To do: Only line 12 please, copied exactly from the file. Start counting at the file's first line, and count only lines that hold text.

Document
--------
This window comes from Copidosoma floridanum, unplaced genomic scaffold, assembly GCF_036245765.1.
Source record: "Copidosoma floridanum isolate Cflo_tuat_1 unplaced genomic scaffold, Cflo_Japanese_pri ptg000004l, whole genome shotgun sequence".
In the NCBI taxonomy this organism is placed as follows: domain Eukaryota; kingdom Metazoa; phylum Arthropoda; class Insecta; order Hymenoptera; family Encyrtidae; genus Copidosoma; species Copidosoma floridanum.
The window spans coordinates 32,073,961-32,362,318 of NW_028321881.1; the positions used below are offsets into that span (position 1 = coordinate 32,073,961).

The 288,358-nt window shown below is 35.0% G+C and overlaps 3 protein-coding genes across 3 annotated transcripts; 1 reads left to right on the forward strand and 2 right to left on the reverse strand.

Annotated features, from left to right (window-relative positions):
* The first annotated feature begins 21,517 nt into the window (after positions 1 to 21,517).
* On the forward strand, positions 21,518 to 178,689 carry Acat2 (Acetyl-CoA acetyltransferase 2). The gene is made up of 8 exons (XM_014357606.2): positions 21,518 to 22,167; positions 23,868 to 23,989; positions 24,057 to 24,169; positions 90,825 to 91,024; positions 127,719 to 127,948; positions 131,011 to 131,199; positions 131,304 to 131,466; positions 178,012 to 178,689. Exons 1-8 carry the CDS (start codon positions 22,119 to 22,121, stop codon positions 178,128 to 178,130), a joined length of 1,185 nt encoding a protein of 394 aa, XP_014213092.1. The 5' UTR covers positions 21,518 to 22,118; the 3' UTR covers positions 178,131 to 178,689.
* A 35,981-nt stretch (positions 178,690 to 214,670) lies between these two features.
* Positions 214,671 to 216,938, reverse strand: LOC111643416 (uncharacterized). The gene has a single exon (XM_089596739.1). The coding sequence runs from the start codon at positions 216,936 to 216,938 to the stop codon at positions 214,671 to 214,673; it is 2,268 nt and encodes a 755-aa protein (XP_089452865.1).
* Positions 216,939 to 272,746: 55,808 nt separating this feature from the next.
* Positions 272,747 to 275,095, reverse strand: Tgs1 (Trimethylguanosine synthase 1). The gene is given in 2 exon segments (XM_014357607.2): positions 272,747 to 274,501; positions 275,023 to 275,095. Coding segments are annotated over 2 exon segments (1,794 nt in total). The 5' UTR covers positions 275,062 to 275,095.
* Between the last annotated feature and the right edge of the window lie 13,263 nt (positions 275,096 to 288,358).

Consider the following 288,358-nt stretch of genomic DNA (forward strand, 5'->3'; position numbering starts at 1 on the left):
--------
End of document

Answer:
* Positions 272,747 to 275,095, reverse strand: Tgs1 (Trimethylguanosine synthase 1). The gene is given in 2 exon segments (XM_014357607.2): positions 272,747 to 274,501; positions 275,023 to 275,095. Coding segments are annotated over 2 exon segments (1,794 nt in total). The 5' UTR covers positions 275,062 to 275,095.